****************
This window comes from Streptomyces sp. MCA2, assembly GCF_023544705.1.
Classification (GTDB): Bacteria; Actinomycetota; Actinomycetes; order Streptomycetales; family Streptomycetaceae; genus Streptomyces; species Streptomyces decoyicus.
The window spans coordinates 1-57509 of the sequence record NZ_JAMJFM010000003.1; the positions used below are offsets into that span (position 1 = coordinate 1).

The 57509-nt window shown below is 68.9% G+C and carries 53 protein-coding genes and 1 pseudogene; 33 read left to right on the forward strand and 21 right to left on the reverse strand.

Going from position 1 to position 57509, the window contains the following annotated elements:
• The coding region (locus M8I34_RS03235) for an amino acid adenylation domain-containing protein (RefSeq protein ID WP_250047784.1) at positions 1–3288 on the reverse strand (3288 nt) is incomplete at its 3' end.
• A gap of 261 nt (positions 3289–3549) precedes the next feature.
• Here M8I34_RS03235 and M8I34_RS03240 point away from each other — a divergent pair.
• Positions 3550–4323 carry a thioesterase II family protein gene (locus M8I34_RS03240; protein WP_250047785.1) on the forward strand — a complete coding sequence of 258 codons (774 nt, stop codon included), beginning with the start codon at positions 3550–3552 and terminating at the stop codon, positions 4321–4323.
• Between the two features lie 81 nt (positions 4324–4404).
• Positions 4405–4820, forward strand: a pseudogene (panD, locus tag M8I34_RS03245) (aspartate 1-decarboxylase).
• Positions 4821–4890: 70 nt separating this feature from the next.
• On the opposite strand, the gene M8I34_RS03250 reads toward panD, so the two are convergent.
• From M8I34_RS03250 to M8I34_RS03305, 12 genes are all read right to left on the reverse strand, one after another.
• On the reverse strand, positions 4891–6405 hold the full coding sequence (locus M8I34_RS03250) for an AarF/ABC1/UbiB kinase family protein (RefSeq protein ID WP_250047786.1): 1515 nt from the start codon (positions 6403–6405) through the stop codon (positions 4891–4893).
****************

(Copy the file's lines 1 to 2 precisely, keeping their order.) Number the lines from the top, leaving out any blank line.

This window comes from Streptomyces sp. MCA2, assembly GCF_023544705.1.
Classification (GTDB): Bacteria; Actinomycetota; Actinomycetes; order Streptomycetales; family Streptomycetaceae; genus Streptomyces; species Streptomyces decoyicus.